Every day, Nancy Brook, MSN, RN, CFNP, sees breast cancer patients in an outpatient clinic at Stanford Healthcare. She says that most of her patients have metastatic breast cancer—cancer which has traveled to a site in the body beyond the breast. Brook, who offers cancer coach training for health care professionals, spoke to us about her role as a nurse working with patients who have breast cancer.
What do you do on a daily basis?
My role includes evaluating my patients to see how they are doing since their last visit, reviewing X-rays or other studies they may have had, and providing a lot of education about their next steps and treatment. I spend a lot of time assisting patients with navigating the health care system, which can be challenging.
How long have you worked in this position and why did you choose this type of work?
I have been part of this oncology team for nearly 15 years. I chose to work with this particular patient population for several reasons: first, because I felt that I could make a big difference in their lives. Second, I recognize that there are many opportunities to counsel and coordinate care, and I really enjoy that aspect of my work. Finally, I lost both my mother and grandmother to cancer and understand how complex this care can be.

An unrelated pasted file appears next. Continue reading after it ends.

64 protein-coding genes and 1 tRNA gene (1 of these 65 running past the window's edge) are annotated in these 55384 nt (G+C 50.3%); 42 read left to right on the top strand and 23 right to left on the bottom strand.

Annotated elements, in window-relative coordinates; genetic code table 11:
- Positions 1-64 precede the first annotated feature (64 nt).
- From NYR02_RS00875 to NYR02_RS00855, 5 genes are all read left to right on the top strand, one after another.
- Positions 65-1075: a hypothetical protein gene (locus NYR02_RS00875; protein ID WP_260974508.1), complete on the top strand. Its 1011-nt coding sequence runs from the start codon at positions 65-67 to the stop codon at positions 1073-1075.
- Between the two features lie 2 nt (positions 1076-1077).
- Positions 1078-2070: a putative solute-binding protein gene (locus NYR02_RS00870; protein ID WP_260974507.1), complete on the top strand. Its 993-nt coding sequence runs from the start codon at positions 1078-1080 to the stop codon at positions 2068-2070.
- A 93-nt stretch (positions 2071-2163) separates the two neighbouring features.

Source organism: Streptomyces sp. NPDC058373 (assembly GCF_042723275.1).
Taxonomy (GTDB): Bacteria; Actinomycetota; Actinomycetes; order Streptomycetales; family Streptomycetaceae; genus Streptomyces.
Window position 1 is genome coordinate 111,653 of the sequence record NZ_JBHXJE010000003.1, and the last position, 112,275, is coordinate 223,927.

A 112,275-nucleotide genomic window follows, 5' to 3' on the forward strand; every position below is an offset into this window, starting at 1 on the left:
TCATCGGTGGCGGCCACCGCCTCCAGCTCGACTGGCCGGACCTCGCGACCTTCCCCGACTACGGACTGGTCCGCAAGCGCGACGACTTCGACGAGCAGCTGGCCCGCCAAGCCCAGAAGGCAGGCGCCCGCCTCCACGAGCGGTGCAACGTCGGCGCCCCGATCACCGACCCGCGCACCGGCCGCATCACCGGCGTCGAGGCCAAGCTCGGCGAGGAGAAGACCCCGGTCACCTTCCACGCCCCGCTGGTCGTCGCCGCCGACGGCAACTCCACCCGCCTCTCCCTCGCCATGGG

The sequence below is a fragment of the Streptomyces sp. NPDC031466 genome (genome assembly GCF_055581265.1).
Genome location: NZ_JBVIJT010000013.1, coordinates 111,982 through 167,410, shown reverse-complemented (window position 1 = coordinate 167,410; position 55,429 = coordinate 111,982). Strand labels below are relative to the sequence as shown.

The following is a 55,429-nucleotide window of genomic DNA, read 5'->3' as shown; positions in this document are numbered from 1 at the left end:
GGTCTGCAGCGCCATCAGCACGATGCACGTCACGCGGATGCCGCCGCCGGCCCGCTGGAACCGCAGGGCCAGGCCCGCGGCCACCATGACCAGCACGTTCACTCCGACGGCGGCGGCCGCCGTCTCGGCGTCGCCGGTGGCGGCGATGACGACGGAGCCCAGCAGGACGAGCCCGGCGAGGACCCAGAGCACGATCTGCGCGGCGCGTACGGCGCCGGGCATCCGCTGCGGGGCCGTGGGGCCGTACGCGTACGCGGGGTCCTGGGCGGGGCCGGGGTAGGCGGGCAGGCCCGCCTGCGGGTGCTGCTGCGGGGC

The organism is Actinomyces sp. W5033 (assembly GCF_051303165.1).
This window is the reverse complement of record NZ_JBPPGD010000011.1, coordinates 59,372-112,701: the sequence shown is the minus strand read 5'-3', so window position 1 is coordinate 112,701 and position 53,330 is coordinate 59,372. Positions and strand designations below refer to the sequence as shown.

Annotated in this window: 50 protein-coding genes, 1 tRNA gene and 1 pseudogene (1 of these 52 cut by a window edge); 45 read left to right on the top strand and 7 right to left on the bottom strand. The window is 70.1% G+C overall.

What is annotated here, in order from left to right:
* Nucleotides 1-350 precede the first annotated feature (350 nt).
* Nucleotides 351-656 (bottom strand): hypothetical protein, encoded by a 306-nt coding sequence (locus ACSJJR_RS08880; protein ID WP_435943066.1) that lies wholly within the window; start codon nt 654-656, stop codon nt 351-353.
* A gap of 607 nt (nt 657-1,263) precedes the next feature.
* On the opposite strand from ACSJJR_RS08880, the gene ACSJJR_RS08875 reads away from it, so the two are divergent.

What are your greatest challenges and biggest rewards from working in this sector of the nursing field?
The biggest challenges are managing time—our patients have many questions and concerns, and it can be difficult to spend as much time as we would like with each one. Also, our patients are often scared and anxious, which requires us to spend additional time with them and to have patience.
The greatest rewards are when our patients do well; when we see them recovered from a surgery or procedure, and they are able to be active and engaged in their lives. Then, having the opportunity to celebrate with them.
What advice would you give to someone thinking of pursuing nursing in this part of the field?
I would encourage any nurse who is interested in this kind of work to talk with colleagues who are in the field. Oncology includes many subspecialties, and it is helpful to have a good understanding of what the work will be like before you make a change. To get started, a license as a registered nurse is required. Some specialties may require a certification in chemotherapy administration. As an advanced practice nurse or nurse practitioner, a master’s degree and national certification is required.
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